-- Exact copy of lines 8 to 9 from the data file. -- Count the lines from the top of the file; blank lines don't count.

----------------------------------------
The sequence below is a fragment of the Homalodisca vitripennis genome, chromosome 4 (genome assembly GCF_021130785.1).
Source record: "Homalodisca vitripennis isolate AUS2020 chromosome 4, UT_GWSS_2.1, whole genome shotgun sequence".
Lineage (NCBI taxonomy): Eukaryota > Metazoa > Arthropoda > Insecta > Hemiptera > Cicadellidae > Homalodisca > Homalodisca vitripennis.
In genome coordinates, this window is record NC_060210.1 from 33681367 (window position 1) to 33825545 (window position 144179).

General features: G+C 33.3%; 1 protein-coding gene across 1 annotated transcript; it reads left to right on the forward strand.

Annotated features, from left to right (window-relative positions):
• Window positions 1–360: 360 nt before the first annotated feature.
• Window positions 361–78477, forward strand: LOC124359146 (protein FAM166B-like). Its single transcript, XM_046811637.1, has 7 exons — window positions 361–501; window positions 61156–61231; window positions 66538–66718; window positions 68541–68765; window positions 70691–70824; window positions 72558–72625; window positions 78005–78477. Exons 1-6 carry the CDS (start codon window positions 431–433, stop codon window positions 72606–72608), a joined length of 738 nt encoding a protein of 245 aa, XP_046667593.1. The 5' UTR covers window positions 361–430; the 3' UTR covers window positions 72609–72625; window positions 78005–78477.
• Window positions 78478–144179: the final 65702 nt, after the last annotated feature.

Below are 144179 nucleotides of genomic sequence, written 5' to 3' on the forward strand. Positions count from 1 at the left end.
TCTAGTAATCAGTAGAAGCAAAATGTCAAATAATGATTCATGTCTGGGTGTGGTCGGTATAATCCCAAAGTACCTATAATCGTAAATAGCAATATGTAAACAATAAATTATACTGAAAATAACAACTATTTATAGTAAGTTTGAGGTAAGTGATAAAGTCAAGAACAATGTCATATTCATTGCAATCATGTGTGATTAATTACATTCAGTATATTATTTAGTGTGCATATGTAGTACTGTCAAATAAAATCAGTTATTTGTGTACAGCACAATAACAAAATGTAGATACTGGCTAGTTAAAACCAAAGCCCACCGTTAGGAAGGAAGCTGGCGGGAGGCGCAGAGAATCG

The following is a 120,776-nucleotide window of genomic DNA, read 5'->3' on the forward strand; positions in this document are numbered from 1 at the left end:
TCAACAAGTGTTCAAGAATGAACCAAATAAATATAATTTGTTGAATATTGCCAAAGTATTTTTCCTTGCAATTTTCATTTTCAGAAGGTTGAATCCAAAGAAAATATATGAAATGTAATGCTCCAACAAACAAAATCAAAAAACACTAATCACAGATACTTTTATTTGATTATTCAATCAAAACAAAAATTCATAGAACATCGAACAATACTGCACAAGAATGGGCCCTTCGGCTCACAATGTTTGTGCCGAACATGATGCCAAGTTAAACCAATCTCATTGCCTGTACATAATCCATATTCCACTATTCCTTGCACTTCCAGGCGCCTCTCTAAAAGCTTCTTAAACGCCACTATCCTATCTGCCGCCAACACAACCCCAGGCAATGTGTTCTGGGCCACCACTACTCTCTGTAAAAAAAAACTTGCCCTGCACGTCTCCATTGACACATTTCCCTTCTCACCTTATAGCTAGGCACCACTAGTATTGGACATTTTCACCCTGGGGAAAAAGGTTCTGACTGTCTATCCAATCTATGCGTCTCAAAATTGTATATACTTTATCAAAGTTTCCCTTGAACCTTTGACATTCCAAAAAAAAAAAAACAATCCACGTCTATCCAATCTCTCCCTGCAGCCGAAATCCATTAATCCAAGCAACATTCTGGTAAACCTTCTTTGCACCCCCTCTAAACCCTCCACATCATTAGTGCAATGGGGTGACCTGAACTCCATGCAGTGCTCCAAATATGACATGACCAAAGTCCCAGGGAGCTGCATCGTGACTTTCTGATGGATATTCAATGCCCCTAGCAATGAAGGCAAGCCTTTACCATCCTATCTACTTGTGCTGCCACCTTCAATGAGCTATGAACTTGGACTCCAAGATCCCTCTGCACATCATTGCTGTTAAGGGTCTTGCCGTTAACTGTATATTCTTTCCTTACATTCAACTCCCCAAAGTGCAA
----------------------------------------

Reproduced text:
• Window positions 361–78477, forward strand: LOC124359146 (protein FAM166B-like). Its single transcript, XM_046811637.1, has 7 exons — window positions 361–501; window positions 61156–61231; window positions 66538–66718; window positions 68541–68765; window positions 70691–70824; window positions 72558–72625; window positions 78005–78477. Exons 1-6 carry the CDS (start codon window positions 431–433, stop codon window positions 72606–72608), a joined length of 738 nt encoding a protein of 245 aa, XP_046667593.1. The 5' UTR covers window positions 361–430; the 3' UTR covers window positions 72609–72625; window positions 78005–78477.
• Window positions 78478–144179: the final 65702 nt, after the last annotated feature.